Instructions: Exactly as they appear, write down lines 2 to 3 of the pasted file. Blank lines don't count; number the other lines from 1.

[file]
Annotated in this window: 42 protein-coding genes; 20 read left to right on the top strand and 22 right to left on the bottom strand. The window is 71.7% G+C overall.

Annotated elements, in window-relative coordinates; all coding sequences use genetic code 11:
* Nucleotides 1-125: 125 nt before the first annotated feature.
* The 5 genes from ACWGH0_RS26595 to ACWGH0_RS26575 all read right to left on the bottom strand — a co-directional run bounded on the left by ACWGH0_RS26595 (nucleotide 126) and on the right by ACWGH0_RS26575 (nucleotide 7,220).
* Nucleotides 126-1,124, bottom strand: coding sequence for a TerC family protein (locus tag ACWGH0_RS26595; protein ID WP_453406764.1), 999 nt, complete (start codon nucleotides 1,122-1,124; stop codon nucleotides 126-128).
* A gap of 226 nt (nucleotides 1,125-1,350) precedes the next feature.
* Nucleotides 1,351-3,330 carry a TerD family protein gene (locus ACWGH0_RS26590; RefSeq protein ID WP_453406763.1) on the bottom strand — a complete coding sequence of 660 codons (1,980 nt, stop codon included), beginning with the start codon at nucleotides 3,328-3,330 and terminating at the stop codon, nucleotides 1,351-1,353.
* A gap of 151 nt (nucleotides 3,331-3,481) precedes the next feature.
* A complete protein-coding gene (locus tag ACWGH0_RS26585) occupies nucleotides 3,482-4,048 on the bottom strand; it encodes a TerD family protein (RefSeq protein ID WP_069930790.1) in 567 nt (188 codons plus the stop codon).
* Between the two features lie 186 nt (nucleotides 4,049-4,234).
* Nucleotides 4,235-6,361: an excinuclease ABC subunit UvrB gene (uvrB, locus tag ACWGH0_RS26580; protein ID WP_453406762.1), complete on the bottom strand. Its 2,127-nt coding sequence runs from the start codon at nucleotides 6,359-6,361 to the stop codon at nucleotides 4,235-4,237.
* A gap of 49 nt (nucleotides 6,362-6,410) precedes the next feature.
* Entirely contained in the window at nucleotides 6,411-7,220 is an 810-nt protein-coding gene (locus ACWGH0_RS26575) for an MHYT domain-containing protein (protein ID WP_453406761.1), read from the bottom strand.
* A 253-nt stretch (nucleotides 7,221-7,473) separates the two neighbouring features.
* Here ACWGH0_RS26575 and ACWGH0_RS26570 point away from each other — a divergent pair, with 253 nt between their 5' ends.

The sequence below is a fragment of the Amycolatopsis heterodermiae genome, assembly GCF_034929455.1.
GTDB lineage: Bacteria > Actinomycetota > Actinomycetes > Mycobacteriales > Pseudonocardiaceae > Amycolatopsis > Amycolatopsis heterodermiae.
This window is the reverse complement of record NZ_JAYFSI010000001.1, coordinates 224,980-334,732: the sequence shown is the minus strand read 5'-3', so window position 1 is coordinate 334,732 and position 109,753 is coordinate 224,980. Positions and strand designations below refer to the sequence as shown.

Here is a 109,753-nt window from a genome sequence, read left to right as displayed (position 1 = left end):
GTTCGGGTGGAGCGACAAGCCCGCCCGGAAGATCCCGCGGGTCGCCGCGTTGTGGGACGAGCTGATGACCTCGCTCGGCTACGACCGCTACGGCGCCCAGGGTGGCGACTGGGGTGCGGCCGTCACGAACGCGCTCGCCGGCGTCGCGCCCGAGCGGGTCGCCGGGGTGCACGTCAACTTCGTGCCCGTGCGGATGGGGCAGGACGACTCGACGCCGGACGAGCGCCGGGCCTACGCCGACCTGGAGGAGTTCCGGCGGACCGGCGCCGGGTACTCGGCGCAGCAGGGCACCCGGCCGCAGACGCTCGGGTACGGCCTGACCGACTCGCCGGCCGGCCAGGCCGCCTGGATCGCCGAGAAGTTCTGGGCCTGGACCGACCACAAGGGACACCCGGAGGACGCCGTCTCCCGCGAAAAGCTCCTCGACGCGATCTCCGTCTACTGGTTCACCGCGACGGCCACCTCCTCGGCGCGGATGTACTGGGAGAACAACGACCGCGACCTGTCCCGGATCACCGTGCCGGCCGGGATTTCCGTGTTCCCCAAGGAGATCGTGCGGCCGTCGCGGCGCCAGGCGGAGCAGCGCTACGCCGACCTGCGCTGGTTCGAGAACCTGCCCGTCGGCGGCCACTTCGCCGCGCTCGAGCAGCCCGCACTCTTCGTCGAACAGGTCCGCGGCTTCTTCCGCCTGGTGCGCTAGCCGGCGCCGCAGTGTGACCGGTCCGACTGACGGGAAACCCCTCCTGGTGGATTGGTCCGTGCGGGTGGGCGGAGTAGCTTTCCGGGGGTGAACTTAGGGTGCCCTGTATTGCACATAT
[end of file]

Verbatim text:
Annotated elements, in window-relative coordinates; all coding sequences use genetic code 11:
* Nucleotides 1-125: 125 nt before the first annotated feature.